The perpetual journey of finding good books for our kids takes some interesting turns!
Both my daughters are very “picture smart,” though they express it in different ways. Abigail uses her skill to make amazing paper crafts. Eight-year old Rachel, on the other hand, has a keen interest in coloring and drawing; in particular, she loves drawing people.
So it didn’t surprise me that she recently gravitated to the comic book section of our public library, enthralled with the books’ illustration style. My husband allowed her check out a few, which she gleefully displayed for me when she got home.
But, being that one of my book “tests” involves checking the appropriateness of a work’s illustrations, my heart sank. Because, of course, most “graphic novels” – the name by which comic books are now commonly known – are aptly named. Many show blow-by-blow, grisly violence and – even more disturbingly – hyper-sexualized illustrations of both men and women.
I knew immediately that such visuals were not appropriate for Rachel, but I was loath to quench her enthusiasm. One of the books, titled Infidel, seemed the least offensive; in fact, the drawings seemed remarkably tame compared to those in the other books. And the storyline – about the adventures of a young foursome – appeared at first glance to be pretty positive. So in the gentlest way I could, I demonstrated to Rachel why the pictures in the other books were not good and gave her permission to read Infidel for the time being. And I promised a trip to the Christian bookstore to find a wholly appropriate alternative.
She responded amazingly well, saying, “Yeah, I know these other pictures aren’t good now that I see them. Look, Mommy, this lady’s top is way too low-cut and tight. But I like Infidel best of all anyway. Thanks for letting me see that one.” And for the next several days, she spent much of her free time paging through Infidel.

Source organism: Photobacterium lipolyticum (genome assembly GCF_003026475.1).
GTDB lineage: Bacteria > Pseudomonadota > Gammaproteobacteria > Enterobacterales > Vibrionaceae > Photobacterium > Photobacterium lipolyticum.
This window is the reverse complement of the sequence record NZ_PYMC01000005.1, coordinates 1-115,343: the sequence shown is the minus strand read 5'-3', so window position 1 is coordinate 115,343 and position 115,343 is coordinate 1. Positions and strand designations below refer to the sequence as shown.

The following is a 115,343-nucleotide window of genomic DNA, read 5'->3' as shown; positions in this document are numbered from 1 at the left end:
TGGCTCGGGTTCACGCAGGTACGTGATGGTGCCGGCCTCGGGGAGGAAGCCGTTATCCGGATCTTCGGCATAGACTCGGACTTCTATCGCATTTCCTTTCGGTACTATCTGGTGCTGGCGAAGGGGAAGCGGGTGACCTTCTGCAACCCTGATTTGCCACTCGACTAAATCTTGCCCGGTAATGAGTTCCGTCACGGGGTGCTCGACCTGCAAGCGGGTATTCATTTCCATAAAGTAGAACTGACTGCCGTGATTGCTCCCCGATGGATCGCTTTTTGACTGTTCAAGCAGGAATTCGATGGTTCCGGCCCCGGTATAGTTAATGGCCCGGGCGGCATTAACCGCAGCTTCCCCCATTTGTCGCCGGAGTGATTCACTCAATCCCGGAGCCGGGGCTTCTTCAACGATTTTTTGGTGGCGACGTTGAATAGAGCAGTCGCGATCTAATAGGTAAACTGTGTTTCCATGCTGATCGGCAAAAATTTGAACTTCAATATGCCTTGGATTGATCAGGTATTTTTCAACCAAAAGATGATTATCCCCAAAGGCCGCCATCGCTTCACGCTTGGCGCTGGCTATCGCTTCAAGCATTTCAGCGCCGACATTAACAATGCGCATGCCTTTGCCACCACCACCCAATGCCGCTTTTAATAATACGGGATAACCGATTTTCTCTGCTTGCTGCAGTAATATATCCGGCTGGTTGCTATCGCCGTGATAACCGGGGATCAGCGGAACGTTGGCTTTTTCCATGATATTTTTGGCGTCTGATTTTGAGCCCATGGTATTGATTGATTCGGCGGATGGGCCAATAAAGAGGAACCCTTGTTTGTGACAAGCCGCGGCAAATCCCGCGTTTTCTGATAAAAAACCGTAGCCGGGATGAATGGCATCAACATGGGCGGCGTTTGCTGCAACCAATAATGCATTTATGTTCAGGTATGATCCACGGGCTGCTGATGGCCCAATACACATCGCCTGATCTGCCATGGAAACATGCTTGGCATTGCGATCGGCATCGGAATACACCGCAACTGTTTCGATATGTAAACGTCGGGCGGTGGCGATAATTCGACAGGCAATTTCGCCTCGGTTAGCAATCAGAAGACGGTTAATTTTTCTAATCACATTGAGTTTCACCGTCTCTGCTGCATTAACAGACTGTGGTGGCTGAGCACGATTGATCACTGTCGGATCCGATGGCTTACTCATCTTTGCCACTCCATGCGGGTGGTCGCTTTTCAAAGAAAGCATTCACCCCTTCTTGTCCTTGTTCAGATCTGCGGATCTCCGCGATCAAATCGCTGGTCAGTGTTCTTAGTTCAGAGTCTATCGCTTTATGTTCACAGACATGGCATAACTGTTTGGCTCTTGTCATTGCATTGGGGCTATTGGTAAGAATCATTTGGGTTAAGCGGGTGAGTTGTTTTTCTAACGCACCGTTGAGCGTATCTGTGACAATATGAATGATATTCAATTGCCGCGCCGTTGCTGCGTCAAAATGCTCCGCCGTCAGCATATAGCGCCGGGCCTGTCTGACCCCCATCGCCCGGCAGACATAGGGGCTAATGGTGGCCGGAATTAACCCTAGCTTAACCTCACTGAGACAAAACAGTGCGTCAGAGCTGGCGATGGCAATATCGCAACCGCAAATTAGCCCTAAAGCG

At the bookstore, Rachel showed no interest in the first several comic books she saw, and I panicked. I prayed something like, “God, please let her find something she likes. I don’t want her hurt, but I know I can’t let her look at those library books.”
I didn’t see other options, but a clerk directed us to a nearby shelf. And at that moment, I almost burst into tears. There, right in front of us, was Infidel…along with several others by the same writer! I hadn’t previously noted the book’s author, Ted Dekker, because the name didn’t mean anything to me. But, as I now know, Ted Dekker is a fine Christian writer – and that, of course, explains why Infidel isn’t like other graphic novels. A Christian had written this comic book that my little girl loves! Which also meant that the Spirit of God had worked in her heart to naturally draw her desire to something in line with Him!
We bought Rachel her own copy of Infidel and promised another in the series for Christmas. More importantly, I drew her attention to God’s faithfulness in this situation; it’s a wonderful, concrete example of how God shows His personal care even for a child and even in the “little things.”
And for me it’s confirmation that I’m doing what He wants in terms of “screening” books for my children. Yes, it’s time-consuming. Yes, it eliminates from their repertoire some titles their friends might read. But there are many viable alternatives, so it’s not really about limiting their choices. Rather, it’s about directing their paths and helping them develop a taste for that which is wholesome and God honoring. So the hassle is worth it, and I’ve seen how God blesses the efforts.
Read Good Books, Part 1 here.
Read Good Books, Part 2 here.